Another tip that most people don’t know is that you do not have to use a pediatrician to care for your baby in the hospital. Many hospitals also have family medicine physicians, also commonly known as family doctors or family practitioners. You can request or find a family doctor or family practitioner to be your baby’s provider. Unfortunately in many hospitals, the nurses almost always default to “admitting” the baby to pediatrics. But some family doctors and family practitioners may practice more holistically and maybe more likely to individualize your care. And then again, different pediatricians have different practice patterns. And you have the power to interview your pediatrician long before you give birth. So you can choose who is going to be caring for your baby with you and find someone who is aligned with your preferences.
All right, next question. So an influencer recently tagged us on Instagram on a story about the evidence on big babies, which was interesting because then we started getting messages from a lot of different people. Some of them said things like, “My baby was measuring the 99th percentile the whole second half of my pregnancy. At 37 weeks, a growth scan show they were eight pounds already so I agreed to an induction at 39 weeks. And wow, it’s a good thing I did because the baby was 9 lbs. 9 oz and we had a shoulder dystocia.” And then other people would message us saying the opposite. Someone said, “I had two ultrasounds telling my baby was big at 22 weeks and 32 weeks. Then at 40 weeks an ultrasound showed he was right on track. So I listened to my gut and refused the induction, and I’m so glad that I did.”
So here’s my response to everybody who was writing into us, to remember that stories are helpful and everyone’s experience is valid. Also, I know that we often learn best through listening to stories, but individual stories can also be taken into context. Just because something happens to one person does not mean that it will always happen to everyone. Fortunately at EBB, we do have a lot of research that can help you understand the concept of big babies. So Big Babies was one of the first EBB signature articles we ever published, and it was recently updated at ebbirth.com/bigbaby.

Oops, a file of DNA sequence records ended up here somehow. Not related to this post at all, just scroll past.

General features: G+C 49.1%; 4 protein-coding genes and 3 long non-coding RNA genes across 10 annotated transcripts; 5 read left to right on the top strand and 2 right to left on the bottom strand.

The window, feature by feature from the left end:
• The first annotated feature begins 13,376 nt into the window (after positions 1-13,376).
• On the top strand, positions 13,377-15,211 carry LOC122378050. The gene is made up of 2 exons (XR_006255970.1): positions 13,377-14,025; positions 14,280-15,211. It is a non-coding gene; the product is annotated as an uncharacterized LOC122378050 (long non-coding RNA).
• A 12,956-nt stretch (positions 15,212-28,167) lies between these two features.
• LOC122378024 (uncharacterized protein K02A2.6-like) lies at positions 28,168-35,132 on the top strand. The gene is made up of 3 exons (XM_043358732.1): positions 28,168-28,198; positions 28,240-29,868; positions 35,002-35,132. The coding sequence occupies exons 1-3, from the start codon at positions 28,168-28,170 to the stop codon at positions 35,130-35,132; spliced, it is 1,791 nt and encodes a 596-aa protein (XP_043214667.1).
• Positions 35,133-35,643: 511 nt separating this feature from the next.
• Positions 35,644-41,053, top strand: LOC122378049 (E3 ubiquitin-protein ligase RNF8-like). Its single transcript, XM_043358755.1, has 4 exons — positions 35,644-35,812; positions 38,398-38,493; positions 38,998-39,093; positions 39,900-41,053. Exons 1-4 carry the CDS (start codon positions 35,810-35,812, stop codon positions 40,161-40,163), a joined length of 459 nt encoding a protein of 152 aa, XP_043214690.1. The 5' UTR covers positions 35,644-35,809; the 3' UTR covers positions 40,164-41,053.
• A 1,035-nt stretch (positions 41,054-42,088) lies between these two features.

One of the common questions we’ll get about measuring the baby’s size is, “Well, that data is old back then the ultrasounds were inaccurate, but modern ultrasounds are much more accurate today.” And that’s not the case. Ultrasounds today, even the 4D ones, still have trouble accurately predicting the weight of the baby. Sometimes they will be right and sometimes they’ll be wrong. And actually the research statistics show that about half the time if it predicts that your baby will be large, the ultrasound will be right, and about half the time the ultrasound will be wrong and you won’t have a big baby. So because of that, we get stories on both sides.
But if you really want to know the evidence on big babies, I encourage you to check out the article at ebbirth.com/bigbaby, that’s all one word, bigbaby. There’s also a podcast which is episode 190 of the Evidence Based Birth® Podcast, and we have a one-page handout you can share with your provider to start discussion if you’re pregnant or you can give out to clients if you’re a nurse or midwife or doula.
The next question I want to share with you is, “What is the maximum amount of time that doctors can use a vacuum device to help get the baby out?” And here’s my response. So there are a lot of misconceptions about vacuum assisted deliveries. I had a student in a childbirth education class who recently told me that they were terrified of having a vacuum assisted delivery, which I found interesting because I personally experienced a vacuum delivery myself. And although this procedure does have both benefits and risks, in my case, the vacuum helped me avoid a cesarean surgery due to fatigue from pushing for a very long time. And then that ended up making an impact on my future health because I was able to go on and have several vaginal births after with subsequent pregnancies. And I did not have a history of prior cesarean on my record so it made my future births go more smoothly because I had a vacuum assisted delivery instead of a cesarean.